dresden_phoenix — 2012-11-15T18:37:36-05:00 — #1
It's another one of my theoretical CSS questions that may or may not have an answer. How is default margin/padding on an OL calculated? I figure it varies by UA, but there must must be a pattern and a pattern must be being applied to cause the following observed behavior.
Say you have an OL, with display-type:upper-roman; (because it's the most obvious) , and you HAVEN'T applied any sort of margin/padding reset, you will notice that the space used to accommodate the marker changes automatically. That is, there is AUTOMATICALLY more space if the list has 38 items (XXXVII) than if the list has 11 (VIII, being the longest). This leads me to believe that there must be a 'default' ( even if it's vendor specific) to let the list adjust the space of the longest maker. This seems nearly impossible to estimate manually ( that is if you allow a fixed amound of space, say 4em, and your list has 6-7 items it seems like execcive space but if your list has 28 items then it wont be enough space).
Do any of the forum experts know what this property is? Is there anyway to go back to it after a reset?
ronpat — 2012-11-16T00:08:34-05:00 — #2
d_p, would you mind posting a sample of the code that you are testing? I tried this long ago and found the intentation to be 40px fixed. Had to manually pad to make room for long roman numbers. I don't remember ever seeing auto accommodation for romans. Would love to see it.
stevie_d — 2012-11-16T08:11:28-05:00 — #3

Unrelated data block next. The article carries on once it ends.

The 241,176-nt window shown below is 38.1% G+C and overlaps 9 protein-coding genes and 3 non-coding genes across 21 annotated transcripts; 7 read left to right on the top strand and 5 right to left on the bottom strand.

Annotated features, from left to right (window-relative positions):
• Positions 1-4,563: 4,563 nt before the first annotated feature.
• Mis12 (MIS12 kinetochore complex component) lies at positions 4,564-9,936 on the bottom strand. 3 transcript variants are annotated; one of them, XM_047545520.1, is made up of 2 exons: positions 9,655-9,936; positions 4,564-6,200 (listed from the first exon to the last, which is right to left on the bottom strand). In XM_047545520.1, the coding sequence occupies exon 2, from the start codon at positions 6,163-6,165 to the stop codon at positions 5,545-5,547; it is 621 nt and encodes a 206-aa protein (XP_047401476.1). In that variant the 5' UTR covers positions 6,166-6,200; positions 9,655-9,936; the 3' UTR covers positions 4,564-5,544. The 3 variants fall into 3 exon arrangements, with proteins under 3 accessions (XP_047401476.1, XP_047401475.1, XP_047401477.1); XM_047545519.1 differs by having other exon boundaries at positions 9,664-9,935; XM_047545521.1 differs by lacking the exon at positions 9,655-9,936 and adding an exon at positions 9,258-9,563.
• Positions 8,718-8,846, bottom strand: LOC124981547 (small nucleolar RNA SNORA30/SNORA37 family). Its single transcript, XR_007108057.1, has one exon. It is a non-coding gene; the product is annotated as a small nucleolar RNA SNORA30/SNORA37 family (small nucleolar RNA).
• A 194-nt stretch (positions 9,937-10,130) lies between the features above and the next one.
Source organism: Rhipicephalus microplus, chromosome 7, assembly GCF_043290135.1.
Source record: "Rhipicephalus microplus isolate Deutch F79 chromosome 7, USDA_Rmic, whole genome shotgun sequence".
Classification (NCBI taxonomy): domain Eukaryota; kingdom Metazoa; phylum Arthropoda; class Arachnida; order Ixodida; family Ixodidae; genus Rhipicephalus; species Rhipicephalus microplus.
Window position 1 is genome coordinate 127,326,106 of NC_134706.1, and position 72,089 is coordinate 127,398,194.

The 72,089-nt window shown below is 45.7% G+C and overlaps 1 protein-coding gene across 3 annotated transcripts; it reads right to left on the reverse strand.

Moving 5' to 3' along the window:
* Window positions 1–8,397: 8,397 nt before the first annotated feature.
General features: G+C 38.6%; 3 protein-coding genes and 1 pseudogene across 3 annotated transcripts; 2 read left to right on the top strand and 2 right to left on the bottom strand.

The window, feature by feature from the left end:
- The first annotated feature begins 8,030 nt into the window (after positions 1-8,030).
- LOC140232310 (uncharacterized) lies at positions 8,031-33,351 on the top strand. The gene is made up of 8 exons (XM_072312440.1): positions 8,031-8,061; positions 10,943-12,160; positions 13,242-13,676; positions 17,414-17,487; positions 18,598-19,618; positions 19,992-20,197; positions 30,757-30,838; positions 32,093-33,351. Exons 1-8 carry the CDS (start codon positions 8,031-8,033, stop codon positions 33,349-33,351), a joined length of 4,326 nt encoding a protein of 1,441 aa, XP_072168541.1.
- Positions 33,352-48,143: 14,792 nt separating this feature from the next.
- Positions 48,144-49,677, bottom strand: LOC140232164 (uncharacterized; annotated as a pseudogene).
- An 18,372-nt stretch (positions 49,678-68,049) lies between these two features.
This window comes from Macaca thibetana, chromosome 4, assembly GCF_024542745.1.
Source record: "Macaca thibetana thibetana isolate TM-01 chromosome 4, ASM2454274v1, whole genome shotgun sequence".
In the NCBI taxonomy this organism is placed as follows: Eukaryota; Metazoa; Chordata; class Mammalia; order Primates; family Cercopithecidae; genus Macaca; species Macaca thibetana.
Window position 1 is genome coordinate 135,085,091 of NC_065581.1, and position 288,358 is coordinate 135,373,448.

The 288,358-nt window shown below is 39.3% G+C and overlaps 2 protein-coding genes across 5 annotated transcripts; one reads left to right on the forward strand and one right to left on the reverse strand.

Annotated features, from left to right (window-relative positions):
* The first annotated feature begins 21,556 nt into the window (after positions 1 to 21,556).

In IE8, there's certainly no adjustment to accommodate long numbers, when I get up to xxxviii, the first x is completely off screen, and some others are only half-visible.
stomme_poes — 2012-11-16T16:35:44-05:00 — #4
As a note, if you have actual code using Roman numerals where you have to add padding back in, and the numbers are really so long that the padding matters, think of the children.
Or, people reading your document.
I'm thinking the nature of the cascade is going to stop you from going back to whatever was in the original user stylesheet. But you can check what's in that user stylesheet in the browsers' debuggers.
stevie_d — 2012-11-17T06:13:07-05:00 — #5
Be grateful you aren't in the UK. Our beloved* education minister thinks that children should know roman numerals. In particular, he thinks that 10 year olds should be able to read roman numerals up to 1000, or perhaps I should say M. www.guardian.co.uk/education/2012/jun/18/primary-roman-numerals-nqt-academies
* OK, 'beloved' is not quite true. Everyone I know wishes that he had never been inflicted on this earth, but that's another matter, because we don't discuss politics here.
stomme_poes — 2012-11-17T10:04:26-05:00 — #6
I'm in total agreement with him. They should also have to add, subtract, multiply and divide those suckers. It teaches you how not freaking easy it was for humans to come up with the idea of numbers you can easily manipulate, and they'll gain appreciation for the brilliance of ancient Indian mathematicians.
That said, I don't think we should actually inflict the common populace with roman numbers in lists, unless you're showing movie years (this is where I learned Roman numerals... wtf was MCMLXXXIV... ah yes).
ronpat — 2012-11-17T12:01:29-05:00 — #7
For those with a sense of humor, and a appreciation for "line art" - except for the color added to the ol element so the clipped characters would be obvious - this is a screen clip of my early experiment to see if css was bright enough to fulfill d_p's thoughts. It wasn't, so I learned. Enjoy a chuckle.
(this is where I learned Roman numerals... wtf was MCMLXXXIV... ah yes).
Ha, ha! Same here!
dresden_phoenix — 2012-11-18T22:50:29-05:00 — #8
Well I LOVE roman numerals, but I'm Italian!
Anyway. I fell victim to an optical illusion. as Ronpat said it seems the default padding is ~40px. OF COURSE ( and I should have sen this) not mono spaced letter characters seem to occupy less space than arabic ( decimal) numbers. My bad.
Nice catch Ron.